Yellowstone’s practically endless natural beauty and grandeur have made it one of the most beloved sites in the National Park system. With more than 2.2 million sprawling acres, it’s home to more than half the world’s active geysers, 290 waterfalls, and over 1,000 miles of hiking trails that make it possible to take it all in, according to park officials. But just as with any outdoor experience, there are certain risks and hazards that can come with a visit. And now, officials from Yellowstone National Park have issued a new alert after a handful of recent events has landed some guests in the hospital. Read on to see what “unpredictable” threat has them urging visitors to use caution.
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Just weeks before the latest warning came from officials, Yellowstone National Park was devastated by flooding brought on by record-breaking rainfall in what officials called a “1,000-year event,” per The New York Times. Water surges significantly damaged the park’s infrastructure by taking out roads, washing out bridges, and blocking routes with mudslides and fallen trees. After evacuating more than 10,000 visitors, officials closed all five entrances to the park on June 13 to assess the destruction.
Fortunately, the National Park Service (NPS) announced a week later that the park would partially reopen on June 22, limiting access to Yellowstone’s south loop. They also instituted an Alternating License Plate System (ALPS) to help prevent overcrowding by only allowing guests to enter based on the last digit printed on their vehicle’s license plate.
However, on June 30, the NPS announced that it would be reopening the north loop and suspending the ALPS as of July 2, bringing back access to 93 percent of the park’s roadways even as two of its major entrances in the north and northeast remain closed. But even as visitors make their way back to Yellowstone, officials caution about another issue that has recently affected guests.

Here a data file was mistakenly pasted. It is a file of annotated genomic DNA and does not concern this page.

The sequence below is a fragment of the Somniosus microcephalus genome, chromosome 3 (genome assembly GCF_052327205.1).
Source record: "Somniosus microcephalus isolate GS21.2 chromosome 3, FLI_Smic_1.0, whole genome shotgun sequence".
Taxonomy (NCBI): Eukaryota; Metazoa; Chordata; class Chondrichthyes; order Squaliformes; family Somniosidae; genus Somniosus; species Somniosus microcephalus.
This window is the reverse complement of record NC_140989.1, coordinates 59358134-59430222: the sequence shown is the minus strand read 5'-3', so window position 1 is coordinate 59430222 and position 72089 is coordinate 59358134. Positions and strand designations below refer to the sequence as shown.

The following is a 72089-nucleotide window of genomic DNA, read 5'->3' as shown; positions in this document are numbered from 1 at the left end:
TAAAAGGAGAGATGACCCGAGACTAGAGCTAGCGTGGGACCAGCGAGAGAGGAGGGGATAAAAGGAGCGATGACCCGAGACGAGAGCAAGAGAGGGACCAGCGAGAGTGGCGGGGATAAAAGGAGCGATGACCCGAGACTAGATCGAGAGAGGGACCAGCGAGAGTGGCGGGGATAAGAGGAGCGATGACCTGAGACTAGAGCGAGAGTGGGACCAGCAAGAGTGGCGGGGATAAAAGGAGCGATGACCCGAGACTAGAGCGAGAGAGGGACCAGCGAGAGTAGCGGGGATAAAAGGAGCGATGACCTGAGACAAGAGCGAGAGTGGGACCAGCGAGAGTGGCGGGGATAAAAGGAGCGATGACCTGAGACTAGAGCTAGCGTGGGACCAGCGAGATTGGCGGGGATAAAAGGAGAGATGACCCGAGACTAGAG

On June 30, officials from Yellowstone announced that two visitors had been gored by a bison within three days at the park, marking the third such incident this year. In a press release, they said that “bison are wild and unpredictable” and urged to use caution whenever around them.
According to the official statement, the latest incident occurred on June 29 and involved a 71-year-old woman visiting from Pennsylvania. The animal charged her when she accidentally approached it while returning to her car, after which she was hospitalized with non-life-threatening injuries, the BBC reports. The previous day, a 34-year-old man was charged and thrown in the air by a bison while walking along a boardwalk with his family near the famous Old Faithful geyser, sending him to the hospital with an arm injury. And on May 30, a 25-year-old Ohio woman was hospitalized with puncture wounds when she was gored by a bison and thrown 10 feet into the air after approaching the animal on a boardwalk at Black Sand Basin.
The latest incidents are not the first time Yellowstone visitors have had close brushes with bison. According to a 2016 report from the Centers for Disease Control and Prevention (CDC), there was a record-high 33 reported injuries from the animals between 1983 and 1985, as well as five injuries between May and July 2015. In fact, bison have injured more people than any other animal in the park in its more than 150 years of operation, according to the NPS.
Seeing the roaming bison is one of Yellowstone’s most iconic experiences. Still, the NPS advises that anyone who comes across the herding animals while visiting the park should always stay at least 25 yards away from them. The agency warns that bison can run three times faster than humans and will often respond to perceived threats by bobbing their heads, pawing the ground, snorting, or bellowing before charging.
“Wildlife in Yellowstone National Park are wild and can be dangerous when approached,” officials warn. “Give bison space when they are near a campsite, trail, boardwalk, parking lot, or in a developed area. If need be, turn around and go the other way to avoid interacting with a wild animal in close proximity.”
The agency also warns not to stand your ground if a bison ever appears to feel threatened. Instead, you should immediately walk or run away, using bear spray if the animal attempts to follow or chase you.